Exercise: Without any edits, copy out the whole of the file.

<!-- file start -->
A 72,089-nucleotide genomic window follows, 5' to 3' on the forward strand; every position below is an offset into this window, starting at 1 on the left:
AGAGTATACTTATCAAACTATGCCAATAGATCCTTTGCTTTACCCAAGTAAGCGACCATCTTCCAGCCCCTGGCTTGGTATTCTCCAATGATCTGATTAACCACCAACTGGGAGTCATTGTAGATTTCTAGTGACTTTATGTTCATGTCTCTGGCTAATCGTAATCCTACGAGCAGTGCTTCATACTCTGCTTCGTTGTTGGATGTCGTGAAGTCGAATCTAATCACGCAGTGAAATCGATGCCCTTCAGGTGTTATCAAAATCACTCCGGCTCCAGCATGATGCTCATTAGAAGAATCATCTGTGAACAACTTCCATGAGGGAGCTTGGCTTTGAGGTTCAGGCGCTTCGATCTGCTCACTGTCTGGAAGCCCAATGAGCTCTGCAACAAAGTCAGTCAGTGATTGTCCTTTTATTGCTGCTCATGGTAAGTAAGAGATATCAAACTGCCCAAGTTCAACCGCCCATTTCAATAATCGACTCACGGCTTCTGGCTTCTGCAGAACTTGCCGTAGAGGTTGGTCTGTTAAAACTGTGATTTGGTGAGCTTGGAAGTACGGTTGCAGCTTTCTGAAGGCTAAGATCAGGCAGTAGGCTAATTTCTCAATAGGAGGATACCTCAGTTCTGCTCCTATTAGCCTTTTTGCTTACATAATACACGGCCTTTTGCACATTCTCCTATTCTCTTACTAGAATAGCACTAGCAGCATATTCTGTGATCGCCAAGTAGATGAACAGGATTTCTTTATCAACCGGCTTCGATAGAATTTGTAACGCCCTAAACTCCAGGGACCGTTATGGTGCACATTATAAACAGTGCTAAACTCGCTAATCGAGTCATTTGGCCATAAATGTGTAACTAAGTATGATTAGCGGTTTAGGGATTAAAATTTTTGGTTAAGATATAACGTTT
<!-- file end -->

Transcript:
A 72,089-nucleotide genomic window follows, 5' to 3' on the forward strand; every position below is an offset into this window, starting at 1 on the left:
AGAGTATACTTATCAAACTATGCCAATAGATCCTTTGCTTTACCCAAGTAAGCGACCATCTTCCAGCCCCTGGCTTGGTATTCTCCAATGATCTGATTAACCACCAACTGGGAGTCATTGTAGATTTCTAGTGACTTTATGTTCATGTCTCTGGCTAATCGTAATCCTACGAGCAGTGCTTCATACTCTGCTTCGTTGTTGGATGTCGTGAAGTCGAATCTAATCACGCAGTGAAATCGATGCCCTTCAGGTGTTATCAAAATCACTCCGGCTCCAGCATGATGCTCATTAGAAGAATCATCTGTGAACAACTTCCATGAGGGAGCTTGGCTTTGAGGTTCAGGCGCTTCGATCTGCTCACTGTCTGGAAGCCCAATGAGCTCTGCAACAAAGTCAGTCAGTGATTGTCCTTTTATTGCTGCTCATGGTAAGTAAGAGATATCAAACTGCCCAAGTTCAACCGCCCATTTCAATAATCGACTCACGGCTTCTGGCTTCTGCAGAACTTGCCGTAGAGGTTGGTCTGTTAAAACTGTGATTTGGTGAGCTTGGAAGTACGGTTGCAGCTTTCTGAAGGCTAAGATCAGGCAGTAGGCTAATTTCTCAATAGGAGGATACCTCAGTTCTGCTCCTATTAGCCTTTTTGCTTACATAATACACGGCCTTTTGCACATTCTCCTATTCTCTTACTAGAATAGCACTAGCAGCATATTCTGTGATCGCCAAGTAGATGAACAGGATTTCTTTATCAACCGGCTTCGATAGAATTTGTAACGCCCTAAACTCCAGGGACCGTTATGGTGCACATTATAAACAGTGCTAAACTCGCTAATCGAGTCATTTGGCCATAAATGTGTAACTAAGTATGATTAGCGGTTTAGGGATTAAAATTTTTGGTTAAGATATAACGTTT